Since the decedent died after April 28, 2010, EPTL 4-1.2, as amended in 2010, is applicable (see L 2010, ch 64). That provision states, among other things, that a nonmarital child may inherit from his or her father and paternal kindred, if paternity was established during the decedent’s lifetime or “paternity has been established by clear and convincing evidence, which may include, but is not limited to: (i) evidence derived from a genetic marker test, or (ii) evidence that the father openly and notoriously acknowledged the child as his own” (emphasis added). The affidavits in this case demonstrated that the decedent had at least one nonmarital child whom he openly and notoriously acknowledged as his own. As this Court noted …, “[t]o establish an open and notorious acknowledgment of paternity, there is no requirement that the putative father disclose paternity to all his friends and relatives. An acknowledgment of paternity in the community in which the child lives is sufficient.” Matter of Reape, 2013 NY Slip Op 07048, 2nd Dept 10-30-13

 

CRIMINAL LAW

 

(Harmless) Error for Prosecutor to Ask If Other Witnesses’ Testimony Was Untrue and to Ask About Defendant’s Silence Upon Apprehension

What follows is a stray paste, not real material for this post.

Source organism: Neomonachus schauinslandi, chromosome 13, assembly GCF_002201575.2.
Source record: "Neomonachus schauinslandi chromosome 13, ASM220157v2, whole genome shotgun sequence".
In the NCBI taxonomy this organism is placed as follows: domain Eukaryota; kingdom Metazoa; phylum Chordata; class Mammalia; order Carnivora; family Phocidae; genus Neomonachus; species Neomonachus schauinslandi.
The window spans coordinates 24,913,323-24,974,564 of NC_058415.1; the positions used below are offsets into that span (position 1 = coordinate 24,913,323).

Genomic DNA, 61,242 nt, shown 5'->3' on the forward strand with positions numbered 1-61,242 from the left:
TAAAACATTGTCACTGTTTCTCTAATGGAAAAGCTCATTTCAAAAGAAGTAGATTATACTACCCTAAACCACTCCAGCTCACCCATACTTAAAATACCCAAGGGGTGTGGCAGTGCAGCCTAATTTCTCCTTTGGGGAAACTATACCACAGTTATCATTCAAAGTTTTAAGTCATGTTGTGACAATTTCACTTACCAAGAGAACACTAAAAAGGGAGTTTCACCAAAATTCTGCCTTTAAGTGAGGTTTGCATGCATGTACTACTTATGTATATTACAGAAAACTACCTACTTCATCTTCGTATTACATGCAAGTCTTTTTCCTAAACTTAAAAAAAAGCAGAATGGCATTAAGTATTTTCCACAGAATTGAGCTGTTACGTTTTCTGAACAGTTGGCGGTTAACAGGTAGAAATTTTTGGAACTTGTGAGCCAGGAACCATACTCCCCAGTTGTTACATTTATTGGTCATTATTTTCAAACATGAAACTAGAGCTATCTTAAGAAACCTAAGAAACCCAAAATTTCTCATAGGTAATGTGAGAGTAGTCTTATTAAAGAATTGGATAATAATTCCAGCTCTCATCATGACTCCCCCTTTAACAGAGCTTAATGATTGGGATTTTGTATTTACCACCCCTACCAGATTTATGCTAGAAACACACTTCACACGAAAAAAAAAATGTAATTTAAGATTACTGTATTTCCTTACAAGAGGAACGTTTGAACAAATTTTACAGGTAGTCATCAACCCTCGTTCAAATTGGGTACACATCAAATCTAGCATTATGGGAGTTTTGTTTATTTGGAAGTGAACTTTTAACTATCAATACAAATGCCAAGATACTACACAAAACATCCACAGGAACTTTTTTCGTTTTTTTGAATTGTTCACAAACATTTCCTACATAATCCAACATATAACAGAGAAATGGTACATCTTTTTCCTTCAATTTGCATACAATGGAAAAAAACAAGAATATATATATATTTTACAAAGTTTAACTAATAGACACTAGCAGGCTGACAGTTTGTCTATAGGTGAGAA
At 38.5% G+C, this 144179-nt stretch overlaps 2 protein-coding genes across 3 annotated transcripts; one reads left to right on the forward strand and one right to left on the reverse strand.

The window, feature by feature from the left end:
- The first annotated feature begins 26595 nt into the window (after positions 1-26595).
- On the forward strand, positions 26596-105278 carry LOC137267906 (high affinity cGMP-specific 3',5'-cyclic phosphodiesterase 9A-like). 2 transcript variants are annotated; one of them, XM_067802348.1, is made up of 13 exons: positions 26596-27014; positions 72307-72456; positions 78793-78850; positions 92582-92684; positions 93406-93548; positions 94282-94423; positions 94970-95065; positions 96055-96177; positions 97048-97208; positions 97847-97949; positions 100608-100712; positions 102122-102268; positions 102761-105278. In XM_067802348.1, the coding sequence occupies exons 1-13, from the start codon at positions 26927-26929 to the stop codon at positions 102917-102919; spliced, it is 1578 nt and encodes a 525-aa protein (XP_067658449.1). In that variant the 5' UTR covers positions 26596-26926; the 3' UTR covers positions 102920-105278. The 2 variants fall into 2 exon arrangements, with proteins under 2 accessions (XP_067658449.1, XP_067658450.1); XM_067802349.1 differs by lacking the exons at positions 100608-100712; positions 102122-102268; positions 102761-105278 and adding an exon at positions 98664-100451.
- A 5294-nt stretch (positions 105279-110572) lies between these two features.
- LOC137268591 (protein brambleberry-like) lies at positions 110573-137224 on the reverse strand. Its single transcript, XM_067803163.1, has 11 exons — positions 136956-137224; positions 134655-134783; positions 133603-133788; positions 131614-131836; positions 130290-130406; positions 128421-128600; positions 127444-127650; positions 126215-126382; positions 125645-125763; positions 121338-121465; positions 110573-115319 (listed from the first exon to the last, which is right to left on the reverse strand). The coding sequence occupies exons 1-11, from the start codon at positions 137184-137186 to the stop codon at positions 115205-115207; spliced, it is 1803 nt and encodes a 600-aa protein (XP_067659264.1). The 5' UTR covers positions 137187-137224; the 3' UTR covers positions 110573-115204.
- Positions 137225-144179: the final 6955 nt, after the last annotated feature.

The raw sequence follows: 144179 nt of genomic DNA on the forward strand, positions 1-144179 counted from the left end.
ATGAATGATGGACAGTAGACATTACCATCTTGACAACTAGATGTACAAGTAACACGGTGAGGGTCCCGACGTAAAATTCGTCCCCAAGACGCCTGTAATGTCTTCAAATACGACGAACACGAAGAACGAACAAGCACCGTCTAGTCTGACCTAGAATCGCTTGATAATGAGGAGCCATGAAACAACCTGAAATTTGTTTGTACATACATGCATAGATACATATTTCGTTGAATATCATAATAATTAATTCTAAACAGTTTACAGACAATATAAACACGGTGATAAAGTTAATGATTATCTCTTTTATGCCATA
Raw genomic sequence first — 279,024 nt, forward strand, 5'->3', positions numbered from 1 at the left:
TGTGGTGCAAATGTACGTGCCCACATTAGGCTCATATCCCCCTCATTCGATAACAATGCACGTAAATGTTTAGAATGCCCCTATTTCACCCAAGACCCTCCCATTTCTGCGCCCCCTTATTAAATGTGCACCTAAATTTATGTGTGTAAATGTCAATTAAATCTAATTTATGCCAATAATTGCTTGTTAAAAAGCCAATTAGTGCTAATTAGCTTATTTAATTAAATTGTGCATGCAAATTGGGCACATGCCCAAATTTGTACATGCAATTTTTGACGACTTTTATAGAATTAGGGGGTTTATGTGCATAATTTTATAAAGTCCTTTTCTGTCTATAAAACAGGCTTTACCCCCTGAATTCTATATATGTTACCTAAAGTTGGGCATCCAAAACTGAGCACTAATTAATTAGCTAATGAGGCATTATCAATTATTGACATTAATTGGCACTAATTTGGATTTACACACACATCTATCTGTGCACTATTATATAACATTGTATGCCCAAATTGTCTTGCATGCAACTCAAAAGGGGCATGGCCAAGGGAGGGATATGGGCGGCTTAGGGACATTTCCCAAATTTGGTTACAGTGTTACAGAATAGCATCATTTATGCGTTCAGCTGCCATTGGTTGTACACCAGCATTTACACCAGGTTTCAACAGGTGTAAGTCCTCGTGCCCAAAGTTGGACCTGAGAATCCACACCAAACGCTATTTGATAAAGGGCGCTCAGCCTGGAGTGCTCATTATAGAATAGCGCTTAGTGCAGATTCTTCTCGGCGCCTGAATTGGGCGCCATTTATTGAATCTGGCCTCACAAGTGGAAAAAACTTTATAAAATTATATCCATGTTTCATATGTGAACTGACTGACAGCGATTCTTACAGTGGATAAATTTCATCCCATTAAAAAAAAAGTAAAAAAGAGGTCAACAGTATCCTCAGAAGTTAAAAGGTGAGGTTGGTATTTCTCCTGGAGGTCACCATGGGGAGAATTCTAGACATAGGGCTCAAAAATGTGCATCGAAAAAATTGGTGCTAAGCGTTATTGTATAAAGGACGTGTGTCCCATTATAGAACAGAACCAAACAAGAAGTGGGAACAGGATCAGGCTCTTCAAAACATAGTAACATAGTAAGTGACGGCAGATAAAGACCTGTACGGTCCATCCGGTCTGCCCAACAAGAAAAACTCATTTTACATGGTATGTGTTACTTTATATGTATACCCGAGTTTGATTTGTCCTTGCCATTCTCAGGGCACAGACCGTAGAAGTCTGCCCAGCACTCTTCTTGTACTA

The Second Department noted that it was error for the prosecutor to ask defendant on cross-examination whether testimony which contradicted defendant’s was untrue, and to ask about his silence after he was apprehended. The errors were deemed harmless, however:

 

The defendant correctly contends that the prosecutor improperly asked him on cross-examination whether a prosecution witness's testimony was "not true" because it contradicted the defendant's recollection of events… . We also agree with the defendant that the prosecutor improperly cross-examined him about his silence when he was apprehended by the police …. However, under the facts of this case, the errors were harmless and did not deprive the defendant of a fair trial … . Indeed, with respect to the questions concerning the defendant's silence after being apprehended, the trial court alleviated any prejudice by sustaining defense counsel's objections to the two offending questions, striking the second question and answer from the record, and directing the jury to disregard the second question and answer. People v Cosme, 2013 NY Slip Op 07057, 2nd Dept 10-30-13